I'm not a Catholic, but in my opinion it has nothing at all to do with that. Christ laid down specific procedures to go through with a wayward brother. If all else fails the person is to be treated "like a tax collector." God wants members of his church to behave in a certain way while on earth. I have no idea if Congressman Obey truly belives or not - and that may be his biggest problem.
It's not blackmail; no one is forced to belong to the Catholic Church.
Catholic politicians who openly support and vote for abortion give other Catholics the impression that abortion is just dandy.
Abortion is a violation of the moral law and is condemned by the Catholic Church. So the Church, in order to prevent the scandal of a Catholic politician contravening a Church law, publicly, is beginning to say that Catholic politicians are free to vote for abortion, but are no longer free to call themselves Catholics.
Life's full of all kinds of choices, some easy some painful. This is a painful one, but politicians must make it.
It is not blackmail. The Catholic church has a responsibility. To turn and look away from one who claims to be a member then have that same person proceed to go against the church's moral teachings is akin to being an accessory to a crime.
Further, if it admits such a person, it weakens its teaching by seeming to say "we didn't really mean it." So it harms other people who need to see that it means what it says.
I know people, clergyfolk, who have left particular denominations over matters of conscience, sometimes incurring financial loss and the enmity of family and friends. It wasn't easy for them, but they did it.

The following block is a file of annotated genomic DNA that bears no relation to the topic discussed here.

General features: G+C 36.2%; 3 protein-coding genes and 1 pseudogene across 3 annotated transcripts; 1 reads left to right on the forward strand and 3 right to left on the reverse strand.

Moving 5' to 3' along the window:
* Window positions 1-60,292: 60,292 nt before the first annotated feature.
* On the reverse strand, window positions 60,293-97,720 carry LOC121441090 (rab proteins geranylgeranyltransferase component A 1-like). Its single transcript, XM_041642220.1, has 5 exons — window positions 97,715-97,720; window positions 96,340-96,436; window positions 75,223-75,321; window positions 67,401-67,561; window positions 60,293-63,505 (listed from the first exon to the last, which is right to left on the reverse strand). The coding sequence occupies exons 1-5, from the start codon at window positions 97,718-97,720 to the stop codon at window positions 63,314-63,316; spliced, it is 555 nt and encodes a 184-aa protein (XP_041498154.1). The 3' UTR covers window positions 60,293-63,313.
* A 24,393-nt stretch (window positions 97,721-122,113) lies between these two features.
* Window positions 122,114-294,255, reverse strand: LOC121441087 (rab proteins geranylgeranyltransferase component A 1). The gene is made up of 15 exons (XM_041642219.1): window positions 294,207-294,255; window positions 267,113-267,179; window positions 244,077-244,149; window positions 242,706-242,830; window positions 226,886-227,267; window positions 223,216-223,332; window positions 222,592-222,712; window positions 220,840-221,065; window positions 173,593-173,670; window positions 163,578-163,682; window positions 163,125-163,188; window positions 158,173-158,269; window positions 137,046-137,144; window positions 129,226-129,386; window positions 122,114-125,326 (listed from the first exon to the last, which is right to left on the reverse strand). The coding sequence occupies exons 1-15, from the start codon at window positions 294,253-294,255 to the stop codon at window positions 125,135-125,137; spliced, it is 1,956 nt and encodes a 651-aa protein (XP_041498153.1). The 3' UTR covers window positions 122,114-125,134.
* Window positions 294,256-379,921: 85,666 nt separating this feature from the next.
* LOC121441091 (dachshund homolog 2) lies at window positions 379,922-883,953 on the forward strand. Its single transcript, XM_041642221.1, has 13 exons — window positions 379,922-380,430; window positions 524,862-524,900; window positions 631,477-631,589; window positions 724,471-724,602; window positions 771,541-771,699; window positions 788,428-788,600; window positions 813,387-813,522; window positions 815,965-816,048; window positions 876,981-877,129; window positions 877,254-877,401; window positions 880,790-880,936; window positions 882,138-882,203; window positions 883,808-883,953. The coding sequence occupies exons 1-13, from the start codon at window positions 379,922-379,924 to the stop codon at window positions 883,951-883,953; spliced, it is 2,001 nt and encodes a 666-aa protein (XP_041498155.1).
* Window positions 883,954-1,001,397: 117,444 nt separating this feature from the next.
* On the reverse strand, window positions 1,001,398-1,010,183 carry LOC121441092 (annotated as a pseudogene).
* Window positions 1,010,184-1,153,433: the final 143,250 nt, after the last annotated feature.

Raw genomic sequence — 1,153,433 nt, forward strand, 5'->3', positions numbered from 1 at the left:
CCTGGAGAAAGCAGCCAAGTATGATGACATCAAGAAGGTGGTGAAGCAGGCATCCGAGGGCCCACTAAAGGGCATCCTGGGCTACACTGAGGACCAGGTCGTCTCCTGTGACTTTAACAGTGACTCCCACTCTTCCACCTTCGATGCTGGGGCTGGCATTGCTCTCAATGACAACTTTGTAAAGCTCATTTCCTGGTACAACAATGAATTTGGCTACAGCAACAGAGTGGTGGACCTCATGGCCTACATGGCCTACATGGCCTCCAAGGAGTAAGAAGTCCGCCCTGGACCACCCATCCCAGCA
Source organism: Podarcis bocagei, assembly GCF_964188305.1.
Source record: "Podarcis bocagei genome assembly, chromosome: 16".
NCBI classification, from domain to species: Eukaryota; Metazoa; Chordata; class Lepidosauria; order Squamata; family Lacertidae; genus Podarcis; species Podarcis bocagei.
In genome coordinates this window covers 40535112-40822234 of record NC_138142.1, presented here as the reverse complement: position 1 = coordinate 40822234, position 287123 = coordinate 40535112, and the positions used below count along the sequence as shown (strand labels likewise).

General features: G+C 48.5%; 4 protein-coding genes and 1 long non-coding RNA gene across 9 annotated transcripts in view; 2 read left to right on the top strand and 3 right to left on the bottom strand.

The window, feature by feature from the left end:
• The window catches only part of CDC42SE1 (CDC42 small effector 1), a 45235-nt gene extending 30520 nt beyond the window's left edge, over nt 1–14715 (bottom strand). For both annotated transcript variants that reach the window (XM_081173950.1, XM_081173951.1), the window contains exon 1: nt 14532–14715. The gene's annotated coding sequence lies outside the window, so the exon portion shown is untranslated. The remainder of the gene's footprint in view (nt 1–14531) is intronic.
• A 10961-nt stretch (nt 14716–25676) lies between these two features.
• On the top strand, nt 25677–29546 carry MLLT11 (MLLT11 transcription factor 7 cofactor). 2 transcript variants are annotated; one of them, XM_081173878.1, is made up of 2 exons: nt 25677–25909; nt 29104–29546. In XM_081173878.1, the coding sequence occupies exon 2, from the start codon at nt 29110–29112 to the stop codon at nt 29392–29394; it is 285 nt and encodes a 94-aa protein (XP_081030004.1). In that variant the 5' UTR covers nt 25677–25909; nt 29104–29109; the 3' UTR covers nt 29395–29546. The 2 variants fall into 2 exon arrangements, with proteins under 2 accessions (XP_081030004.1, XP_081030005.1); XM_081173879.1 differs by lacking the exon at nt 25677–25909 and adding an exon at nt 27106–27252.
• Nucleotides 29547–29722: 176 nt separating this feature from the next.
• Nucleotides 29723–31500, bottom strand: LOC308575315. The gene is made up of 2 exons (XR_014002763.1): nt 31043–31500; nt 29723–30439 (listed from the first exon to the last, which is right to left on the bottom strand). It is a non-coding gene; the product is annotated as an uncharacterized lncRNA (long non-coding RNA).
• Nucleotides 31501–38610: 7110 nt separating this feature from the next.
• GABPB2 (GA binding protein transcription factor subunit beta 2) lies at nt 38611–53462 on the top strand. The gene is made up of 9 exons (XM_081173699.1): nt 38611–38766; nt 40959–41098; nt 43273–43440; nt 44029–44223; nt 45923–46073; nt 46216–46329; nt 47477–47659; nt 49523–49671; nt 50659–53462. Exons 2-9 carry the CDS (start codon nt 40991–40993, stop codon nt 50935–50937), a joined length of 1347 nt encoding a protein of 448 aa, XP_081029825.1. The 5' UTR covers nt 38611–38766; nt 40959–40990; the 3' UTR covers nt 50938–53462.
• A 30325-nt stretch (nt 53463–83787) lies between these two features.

They didn't think the church they left was wrong for sticking to its guns generally. They thought it picked the wrong guns to stick to.
But your argument seems to come down to, "If the church is consistent and sticks to its guns, that's blackmail." Is it blackmail for the Church to have an opinion about right and wrong, or to act on its opinion, or what? If the Church excommunicated someone who advocated slavery or persecuting Jews, would that be blackmail?
A group assembling, as the constitution says it has a right to do, says that they have certain requirements for members of that group. That's not blackmail.
If I marry THIS woman and am faithful to her, I am not thereby blackmailing all hordes of women clamoring to share my bed. If I buy a GM truck, I am not blackmailing Ford. If I start or join a golf club, I am not blackmailing bridge players. If I think abortion is very wrong, I am not blackmailing abortionists any more than they are blackmailing me when they do their filthy work. It is not blackmail when I reach a moral conclusion and act on it -- seems to me.
If my parents and siblings and wife and child turned out to be in favor of persecuting Jews, it would be hard for me to renounce them, but I would not be a victim of blackmail, except in a figurative and imprecise sense. If the politician's support for abortion costs him the approval of his denomination, then if he is a man of principle, he should leave the denomination. Yes it may be hard. But what good are principles if they are renounced when they prove difficult to uphold?
What am I missing in your point of view?
The only problem facing the Bishop of Milwaukee is that the other bishops of the American church are not doing the same thing.
BTW are you aware that in 1963 Louisiana Democratic leader Leander Perez was excommunciated by the Archbishop of New Orleans for publicly decrying the diocese's decision to integrate its schools. That action was widely praised by the Liberal elites in the U.S., and there was no ex cathedra teaching to compel the bishop to integrate the schools. It was a matter of the bishop's own sense of justice. Here the Bishop of Milwaukee has the guidance of two Popes, Paul VI amd John PaulII, speaking ex cathedra to guide his direction. Blackmail indeed. Disagree with the Church's view on abortion, but don't publicly facilitate the practice of abortion and expect to remain a Catholic in the eyes of the Church.